Gauteng, which means “place of gold”, is one of the nine provinces of South Africa. It was formed from part of the old Transvaal Province after South Africa’s first multiracial elections on 27 April 1994. It was initially named Pretoria–Witwatersrand–Vereeniging (PWV) and was renamed “Gauteng” in December 1994.
Situated in the Highveld, Gauteng is the smallest province in South Africa, accounting for only 1.5% of the land area. Nevertheless, it is highly urbanised, containing the country’s largest city, Johannesburg, its administrative capital, Pretoria, and other large industrial areas such as Midrand and Vanderbijlpark. As of 2017, Gauteng is the most populous province in South Africa with a population of approximately 14,200,000 people according to estimates.
Gauteng, formerly known as Pretoria–Witwatersrand–Vereeniging (PWV), was carved out of the old Transvaal province in 1994, although the terminology “PWV”, describing the region existed long before that.
The history of the area that is now Gauteng can be traced back to the early 1800s when settlers originating from the Cape Colony defeated chief Mzilikazi and started establishing villages in the area. After the discovery of gold in 1886, the region proceeded to become the single largest gold producer in the world and the city of Johannesburg was founded. The older city Pretoria was not subject to the same attention and development. Pretoria grew at a slower rate and was highly regarded due to its role in the Second Boer War. The Cullinan Diamond which is the largest diamond ever mined was mined near Pretoria in a nearby town called Cullinan in the year 1905.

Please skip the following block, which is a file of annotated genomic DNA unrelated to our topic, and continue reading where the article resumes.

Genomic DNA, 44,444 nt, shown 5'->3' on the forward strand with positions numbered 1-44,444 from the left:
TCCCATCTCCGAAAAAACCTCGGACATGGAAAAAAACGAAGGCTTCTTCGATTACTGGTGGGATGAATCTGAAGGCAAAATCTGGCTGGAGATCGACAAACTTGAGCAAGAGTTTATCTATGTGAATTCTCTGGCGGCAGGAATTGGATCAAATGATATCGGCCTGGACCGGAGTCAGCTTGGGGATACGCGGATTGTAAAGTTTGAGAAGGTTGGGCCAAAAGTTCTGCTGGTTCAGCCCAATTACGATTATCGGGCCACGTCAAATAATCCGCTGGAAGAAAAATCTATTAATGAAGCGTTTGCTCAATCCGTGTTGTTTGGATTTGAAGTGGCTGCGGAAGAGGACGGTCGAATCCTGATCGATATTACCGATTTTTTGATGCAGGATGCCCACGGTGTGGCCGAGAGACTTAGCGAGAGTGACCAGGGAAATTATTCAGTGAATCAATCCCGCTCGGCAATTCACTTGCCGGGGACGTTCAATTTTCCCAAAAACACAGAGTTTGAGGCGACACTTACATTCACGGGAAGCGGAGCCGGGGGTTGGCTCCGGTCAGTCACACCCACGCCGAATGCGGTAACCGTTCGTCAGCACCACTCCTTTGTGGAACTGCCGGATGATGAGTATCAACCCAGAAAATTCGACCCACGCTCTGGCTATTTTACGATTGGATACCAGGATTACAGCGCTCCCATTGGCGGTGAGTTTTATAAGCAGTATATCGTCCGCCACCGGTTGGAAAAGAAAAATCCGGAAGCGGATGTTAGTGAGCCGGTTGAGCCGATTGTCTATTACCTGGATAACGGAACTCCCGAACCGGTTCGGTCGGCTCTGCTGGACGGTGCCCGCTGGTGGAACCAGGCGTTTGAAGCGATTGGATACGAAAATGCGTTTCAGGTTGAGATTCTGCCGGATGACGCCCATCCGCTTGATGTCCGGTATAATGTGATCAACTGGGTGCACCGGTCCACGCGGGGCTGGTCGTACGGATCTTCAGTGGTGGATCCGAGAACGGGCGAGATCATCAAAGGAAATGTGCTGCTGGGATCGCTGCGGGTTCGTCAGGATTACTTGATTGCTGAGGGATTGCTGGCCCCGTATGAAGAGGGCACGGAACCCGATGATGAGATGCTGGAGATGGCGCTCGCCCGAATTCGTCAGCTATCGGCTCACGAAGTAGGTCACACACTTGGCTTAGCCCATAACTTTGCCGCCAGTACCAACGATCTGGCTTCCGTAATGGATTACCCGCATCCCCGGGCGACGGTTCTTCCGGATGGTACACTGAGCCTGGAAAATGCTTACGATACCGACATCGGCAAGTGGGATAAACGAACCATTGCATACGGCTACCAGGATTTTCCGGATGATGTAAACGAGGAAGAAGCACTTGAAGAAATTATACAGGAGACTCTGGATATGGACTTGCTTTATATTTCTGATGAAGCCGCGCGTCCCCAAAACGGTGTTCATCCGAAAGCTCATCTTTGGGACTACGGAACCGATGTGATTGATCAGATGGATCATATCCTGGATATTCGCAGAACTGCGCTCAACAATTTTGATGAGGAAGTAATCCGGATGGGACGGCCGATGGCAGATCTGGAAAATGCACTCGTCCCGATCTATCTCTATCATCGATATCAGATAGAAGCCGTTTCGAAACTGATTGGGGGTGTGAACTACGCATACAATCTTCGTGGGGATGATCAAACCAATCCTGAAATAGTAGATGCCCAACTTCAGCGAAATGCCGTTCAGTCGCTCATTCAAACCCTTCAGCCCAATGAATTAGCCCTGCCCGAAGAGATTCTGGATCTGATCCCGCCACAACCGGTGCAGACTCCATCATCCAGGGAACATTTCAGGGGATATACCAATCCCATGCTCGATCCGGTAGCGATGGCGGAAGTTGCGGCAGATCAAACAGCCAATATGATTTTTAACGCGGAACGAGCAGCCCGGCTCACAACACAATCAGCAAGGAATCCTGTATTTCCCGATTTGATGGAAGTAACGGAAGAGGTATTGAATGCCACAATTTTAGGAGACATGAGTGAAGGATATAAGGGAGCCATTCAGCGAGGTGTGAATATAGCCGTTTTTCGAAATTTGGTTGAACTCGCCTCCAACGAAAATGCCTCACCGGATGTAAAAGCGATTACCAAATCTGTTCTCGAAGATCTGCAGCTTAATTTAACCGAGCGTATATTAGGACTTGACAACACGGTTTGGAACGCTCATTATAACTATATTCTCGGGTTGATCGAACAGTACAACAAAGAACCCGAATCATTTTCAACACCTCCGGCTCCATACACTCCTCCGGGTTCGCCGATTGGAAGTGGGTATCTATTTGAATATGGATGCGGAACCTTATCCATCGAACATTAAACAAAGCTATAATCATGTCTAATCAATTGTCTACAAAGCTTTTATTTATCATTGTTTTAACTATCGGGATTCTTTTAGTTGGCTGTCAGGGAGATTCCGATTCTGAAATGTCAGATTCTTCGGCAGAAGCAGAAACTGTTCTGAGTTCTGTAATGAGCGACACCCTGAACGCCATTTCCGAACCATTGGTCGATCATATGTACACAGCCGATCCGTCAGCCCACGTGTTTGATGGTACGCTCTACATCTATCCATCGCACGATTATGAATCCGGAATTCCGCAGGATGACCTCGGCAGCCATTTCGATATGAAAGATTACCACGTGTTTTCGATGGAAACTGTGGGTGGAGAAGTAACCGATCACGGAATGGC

Gauteng has only been properly documented since the 1800s and as a result, not much information regarding its history predating the 1800s is available. At the Sterkfontein caves, some of the oldest fossils of hominids have been discovered, such as Mrs. Ples and Little Foot.
Many crucial events happened in present-day Gauteng with regards to the anti-apartheid struggle, such as the Sharpeville massacre of 1960, the Rivonia Trial in 1963 and 1964 and the Soweto Uprising of 1976. Today, the Apartheid Museum stands testament to these struggles in Johannesburg.